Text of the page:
When I first learned my hair is low porosity, I didn’t quite understand how important heat is for moisture retention. Until now, that is. I’ve been wanting to share what I’ve been doing differently to my hair that has helped it immensely over the past couple of weeks. By the way, side note, the reason I tend to write about low porosity hair is because that’s my experience and what I have to deal with on a daily basis. It would be disingenuous of me to write about or give tips on caring for high porosity hair as I can’t relate, and generally if certain information doesn’t apply to me I tend to ignore it and focus more on what does.

Moving right along…now remember, the issue with low porosity hair is that the cuticles are closed and doesn’t allow moisture into the hair. Using heat opens up the cuticles and allows moisture to seep in, that’s why it’s important to use warm water in every step of your wash routine. I decided to take this process a step further and use heat in the application process of products and this is how I went about it.
Leave-in Conditioner:
After boiling water in a kettle, I place my leave-in conditioner in a bowl and pour hot water into the bowl. I leave the conditioner in the water for a 5-6 minutes to warm it up before I take it out and use it on my hair. Previously I’d have white residue on my hair after application, however, using this method leaves no residue which means the product is not sitting on top but has actually absorbed into the hair…exactly where I need it to go.
As a low porosity girl, heavy oils are a no-no. There are two oils that I now use – mainly, grapeseed oil and avocado oil. I’ve given my grapeseed oil a bit of a break for now and I’m currently using avocado oil, however, unlike before where I’d just slap the oil onto my hands and into my hair, I now use the same method as the leave-in conditioner by placing my jar of oil into hot water and then using it on my hair and scalp once it’s all warmed up.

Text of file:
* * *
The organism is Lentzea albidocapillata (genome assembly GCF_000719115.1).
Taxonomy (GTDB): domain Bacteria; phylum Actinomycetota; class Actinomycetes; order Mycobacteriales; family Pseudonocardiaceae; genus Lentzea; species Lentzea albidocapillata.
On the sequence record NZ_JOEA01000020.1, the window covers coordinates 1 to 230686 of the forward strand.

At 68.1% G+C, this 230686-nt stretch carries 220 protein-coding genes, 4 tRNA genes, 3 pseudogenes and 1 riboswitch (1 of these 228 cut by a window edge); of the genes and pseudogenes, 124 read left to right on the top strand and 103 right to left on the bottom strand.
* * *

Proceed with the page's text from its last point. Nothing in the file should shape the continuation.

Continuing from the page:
One thing that I despised was using my spritz, reason being that low porosity hair is hydrophobic and beads of water would just gather on top of my hair after using my spritz instead of absorbing into the hair. Now that I make sure to place my spritz in hot water to warm it up I’ve noticed my hair literally absorbs the water in a matter of a few minutes as opposed to its previous absorption time of 30 minutes to an hour (if I’m lucky).
Using this method with these three products has helped increase my hair’s softness, which means my hair is moisturised as it should be. It has also helped reduce the amount of residue left on my hands after touching my hair because the products I’ve used have been absorbed and aren’t just sitting on the hair. Honestly, I wish I’d tried this method years ago, it literally blew my mind when I noticed the difference in my hair. Not only is my hair soft and moisturised, it’s as happy as it’s ever been. I’m yet to figure out a suitable method for using hair butters on low porosity hair – at least where heat is concerned, but so far so good, I’m loving the results and so is my hair.


I'm Chisomo, a Communication Science graduate in my mid-twenties who lives on endless cups of tea. I'm also a natural hair enthusiast, a stay-at-home daughter, a sister, a wanderer and lover of all things pretty who loves Jesus on so many levels I can't even explain.

Oh, fro! began as a result of a simple expression used by a girl in love with, you guessed it, her fro. This is just my tiny space where I share about my hair, regimen and all things hair...and a few tidbits of things I love. So find a comfy spot, settle in and I hope you enjoy every bit of this bumpy ride as much as I do!

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